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Last year the federal government launched VOICE, Victims of Immigration Crime Engagement, a call center run by Immigration and Customs Enforcement to take tips, information and complaints on immigrants in the country illegally.
Nevermind the rhetoric and political manipulation, the preponderance of research demonstrates immigrants are less likely to commit a crime than native-born United States residents. A recent Cato Institute report found immigrants in the country illegally were 25 percent less likely to be convicted of homicide than the native-born population, and also had lower conviction rates for sexual assault and larceny. The safest place to live? In a neighborhood with a ton of immigrants with legal status—a population that is 87 percent less likely to be convicted of murder than native-born residents. Contrary to common perceptions that illegal immigration boosts crime, a new study in the journal Criminology found an influx of immigrants living illegally in a community actually led to a decrease in violent crime in that neighborhood.
Not to be deterred by data, the government set aside an annual budget of $1 million and 34 staff members and launched the VOICE hotline on April 26, 2017. In June, more than a year after the system launched, ICE released the first quarterly report.
A mere 12 percent of calls to the hotline were for the original intended purpose, actually reporting a crime committed by someone in the country illegally or requesting the custody status of an alleged criminal immigrant. Out of roughly 4,600 calls taken by VOICE between April 26 and September 30, 2017, more than 2,500 were labeled as “commentary or unrelated” topics.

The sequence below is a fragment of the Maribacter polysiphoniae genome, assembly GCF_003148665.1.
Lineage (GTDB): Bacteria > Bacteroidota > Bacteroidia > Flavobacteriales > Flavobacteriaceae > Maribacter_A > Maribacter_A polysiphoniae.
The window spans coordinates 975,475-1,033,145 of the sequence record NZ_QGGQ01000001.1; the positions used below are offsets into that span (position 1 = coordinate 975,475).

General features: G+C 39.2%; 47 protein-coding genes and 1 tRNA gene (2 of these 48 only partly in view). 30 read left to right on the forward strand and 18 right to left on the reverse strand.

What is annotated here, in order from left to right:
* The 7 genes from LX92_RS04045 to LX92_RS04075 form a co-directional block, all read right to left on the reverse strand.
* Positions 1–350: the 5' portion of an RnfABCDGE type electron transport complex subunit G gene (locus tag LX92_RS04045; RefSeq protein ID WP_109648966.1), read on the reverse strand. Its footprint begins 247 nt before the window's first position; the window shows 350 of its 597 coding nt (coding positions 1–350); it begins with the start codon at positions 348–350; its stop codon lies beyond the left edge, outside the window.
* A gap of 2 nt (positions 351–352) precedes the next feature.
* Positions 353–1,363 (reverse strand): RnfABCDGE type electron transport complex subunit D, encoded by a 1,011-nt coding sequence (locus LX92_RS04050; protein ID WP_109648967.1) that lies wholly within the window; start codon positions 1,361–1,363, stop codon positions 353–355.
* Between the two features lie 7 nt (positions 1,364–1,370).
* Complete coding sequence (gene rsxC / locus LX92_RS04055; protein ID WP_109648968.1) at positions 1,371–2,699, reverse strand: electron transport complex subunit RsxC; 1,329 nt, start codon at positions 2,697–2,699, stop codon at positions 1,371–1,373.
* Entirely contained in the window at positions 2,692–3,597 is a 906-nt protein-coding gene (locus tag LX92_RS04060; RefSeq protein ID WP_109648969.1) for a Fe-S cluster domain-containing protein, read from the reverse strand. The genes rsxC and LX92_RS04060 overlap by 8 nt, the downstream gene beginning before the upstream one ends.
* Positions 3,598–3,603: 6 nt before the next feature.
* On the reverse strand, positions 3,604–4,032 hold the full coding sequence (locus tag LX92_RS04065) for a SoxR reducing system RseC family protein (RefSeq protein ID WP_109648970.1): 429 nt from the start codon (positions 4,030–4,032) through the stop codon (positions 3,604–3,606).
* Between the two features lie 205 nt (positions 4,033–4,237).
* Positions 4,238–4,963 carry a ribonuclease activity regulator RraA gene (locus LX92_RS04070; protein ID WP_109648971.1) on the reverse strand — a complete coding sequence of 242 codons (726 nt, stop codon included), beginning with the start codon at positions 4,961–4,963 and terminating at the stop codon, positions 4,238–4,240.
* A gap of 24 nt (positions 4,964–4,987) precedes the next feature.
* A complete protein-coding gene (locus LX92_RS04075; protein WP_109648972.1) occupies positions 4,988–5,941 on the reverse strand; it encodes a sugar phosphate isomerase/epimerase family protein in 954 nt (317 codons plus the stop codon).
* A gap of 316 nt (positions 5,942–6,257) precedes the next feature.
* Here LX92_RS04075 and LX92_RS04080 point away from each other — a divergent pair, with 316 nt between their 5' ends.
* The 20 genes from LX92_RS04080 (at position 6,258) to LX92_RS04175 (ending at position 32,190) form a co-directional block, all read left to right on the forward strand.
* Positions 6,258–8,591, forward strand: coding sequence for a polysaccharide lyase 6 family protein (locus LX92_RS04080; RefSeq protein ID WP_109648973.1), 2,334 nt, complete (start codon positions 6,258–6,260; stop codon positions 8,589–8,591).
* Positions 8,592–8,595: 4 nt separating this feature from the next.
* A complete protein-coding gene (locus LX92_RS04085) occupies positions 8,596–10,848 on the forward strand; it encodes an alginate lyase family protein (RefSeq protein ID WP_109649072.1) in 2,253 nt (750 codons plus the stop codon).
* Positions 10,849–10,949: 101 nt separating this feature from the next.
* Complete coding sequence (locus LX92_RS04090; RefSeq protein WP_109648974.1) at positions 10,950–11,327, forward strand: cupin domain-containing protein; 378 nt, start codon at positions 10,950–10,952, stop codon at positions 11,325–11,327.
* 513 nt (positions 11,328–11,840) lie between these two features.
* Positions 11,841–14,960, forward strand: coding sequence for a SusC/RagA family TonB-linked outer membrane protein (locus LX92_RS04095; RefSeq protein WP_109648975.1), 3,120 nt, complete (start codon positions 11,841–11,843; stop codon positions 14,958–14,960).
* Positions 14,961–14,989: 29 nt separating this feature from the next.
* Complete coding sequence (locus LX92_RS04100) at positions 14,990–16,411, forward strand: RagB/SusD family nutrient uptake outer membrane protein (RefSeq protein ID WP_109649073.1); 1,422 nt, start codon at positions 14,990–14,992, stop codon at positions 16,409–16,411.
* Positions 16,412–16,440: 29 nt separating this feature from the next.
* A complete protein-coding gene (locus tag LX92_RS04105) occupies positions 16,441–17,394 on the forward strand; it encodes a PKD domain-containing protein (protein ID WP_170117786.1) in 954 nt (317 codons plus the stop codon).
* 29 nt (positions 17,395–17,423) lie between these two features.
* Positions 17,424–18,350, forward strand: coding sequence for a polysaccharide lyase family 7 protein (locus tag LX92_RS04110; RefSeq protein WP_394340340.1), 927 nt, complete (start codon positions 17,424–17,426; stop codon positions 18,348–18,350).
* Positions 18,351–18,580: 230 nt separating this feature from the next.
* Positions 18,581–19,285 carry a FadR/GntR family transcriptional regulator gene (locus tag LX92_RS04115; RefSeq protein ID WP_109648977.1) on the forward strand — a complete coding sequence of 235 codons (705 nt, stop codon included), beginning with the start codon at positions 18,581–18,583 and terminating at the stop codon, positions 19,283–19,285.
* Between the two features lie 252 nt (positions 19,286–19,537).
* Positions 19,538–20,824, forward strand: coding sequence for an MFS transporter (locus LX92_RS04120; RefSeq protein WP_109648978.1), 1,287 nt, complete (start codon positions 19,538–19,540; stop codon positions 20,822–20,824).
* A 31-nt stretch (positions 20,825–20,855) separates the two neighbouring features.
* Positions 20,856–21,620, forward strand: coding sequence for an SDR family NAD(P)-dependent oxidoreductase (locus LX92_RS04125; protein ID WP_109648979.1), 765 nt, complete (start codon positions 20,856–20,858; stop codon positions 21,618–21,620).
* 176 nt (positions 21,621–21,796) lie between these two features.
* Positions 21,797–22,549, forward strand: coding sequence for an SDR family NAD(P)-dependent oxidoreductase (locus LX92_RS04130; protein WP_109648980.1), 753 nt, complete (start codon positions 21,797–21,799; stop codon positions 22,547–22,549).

When the program first launched it was plagued by people calling in to report sightings of UFOs or aliens. The center has also taken a call from someone looking to book a room at a Trump Hotel, a report on a vegetable garden theft and a complaint against Melania Trump, in addition to logging hundreds of calls airing personal vendettas against ex-spouses, neighbors and business rivals.
The agency has also struggled to keep the information it is collecting secure, accidentally posting unredacted call logs online in October with sensitive personal information of both the callers and the alleged illegal immigrants they were reporting, including names, phone numbers, social security numbers and addresses. Months later they messed up again, releasing a slate of private information along with a FOIA request for call data. ICE has offered victims of their gaffe identity theft protection.
The upshot? At least all those people who have been probed by aliens can now find each other and form a support group.